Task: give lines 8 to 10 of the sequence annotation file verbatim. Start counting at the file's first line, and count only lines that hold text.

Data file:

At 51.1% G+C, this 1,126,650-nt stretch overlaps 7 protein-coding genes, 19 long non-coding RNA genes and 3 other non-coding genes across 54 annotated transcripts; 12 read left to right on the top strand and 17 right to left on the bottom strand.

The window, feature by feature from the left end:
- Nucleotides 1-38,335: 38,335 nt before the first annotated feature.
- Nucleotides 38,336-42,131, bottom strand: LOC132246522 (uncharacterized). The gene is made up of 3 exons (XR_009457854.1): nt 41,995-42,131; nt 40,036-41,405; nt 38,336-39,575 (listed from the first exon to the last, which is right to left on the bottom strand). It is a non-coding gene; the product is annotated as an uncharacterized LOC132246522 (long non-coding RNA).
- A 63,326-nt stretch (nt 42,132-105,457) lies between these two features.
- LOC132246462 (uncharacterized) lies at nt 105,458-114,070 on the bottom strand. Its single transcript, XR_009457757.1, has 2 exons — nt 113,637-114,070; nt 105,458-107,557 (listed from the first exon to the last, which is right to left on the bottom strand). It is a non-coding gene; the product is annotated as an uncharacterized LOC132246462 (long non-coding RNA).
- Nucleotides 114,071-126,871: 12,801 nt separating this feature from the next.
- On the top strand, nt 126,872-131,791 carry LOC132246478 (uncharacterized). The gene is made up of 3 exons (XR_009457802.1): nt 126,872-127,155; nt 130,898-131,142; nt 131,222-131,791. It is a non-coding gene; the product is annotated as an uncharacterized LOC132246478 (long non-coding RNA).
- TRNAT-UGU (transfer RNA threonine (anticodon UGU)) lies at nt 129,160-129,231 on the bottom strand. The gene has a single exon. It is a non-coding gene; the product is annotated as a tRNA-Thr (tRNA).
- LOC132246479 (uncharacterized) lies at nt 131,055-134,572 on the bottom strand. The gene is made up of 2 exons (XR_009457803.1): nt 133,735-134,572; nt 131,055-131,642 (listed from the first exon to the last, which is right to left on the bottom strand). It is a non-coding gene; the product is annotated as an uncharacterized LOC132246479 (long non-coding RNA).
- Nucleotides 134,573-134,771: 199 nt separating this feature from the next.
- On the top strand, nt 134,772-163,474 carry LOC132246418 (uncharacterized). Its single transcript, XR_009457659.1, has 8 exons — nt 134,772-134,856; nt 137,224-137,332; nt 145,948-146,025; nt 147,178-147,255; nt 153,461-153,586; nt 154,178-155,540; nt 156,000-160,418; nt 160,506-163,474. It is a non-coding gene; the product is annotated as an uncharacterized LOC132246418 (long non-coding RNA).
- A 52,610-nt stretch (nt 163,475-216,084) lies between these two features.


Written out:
- On the top strand, nt 126,872-131,791 carry LOC132246478 (uncharacterized). The gene is made up of 3 exons (XR_009457802.1): nt 126,872-127,155; nt 130,898-131,142; nt 131,222-131,791. It is a non-coding gene; the product is annotated as an uncharacterized LOC132246478 (long non-coding RNA).
- TRNAT-UGU (transfer RNA threonine (anticodon UGU)) lies at nt 129,160-129,231 on the bottom strand. The gene has a single exon. It is a non-coding gene; the product is annotated as a tRNA-Thr (tRNA).
- LOC132246479 (uncharacterized) lies at nt 131,055-134,572 on the bottom strand. The gene is made up of 2 exons (XR_009457803.1): nt 133,735-134,572; nt 131,055-131,642 (listed from the first exon to the last, which is right to left on the bottom strand). It is a non-coding gene; the product is annotated as an uncharacterized LOC132246479 (long non-coding RNA).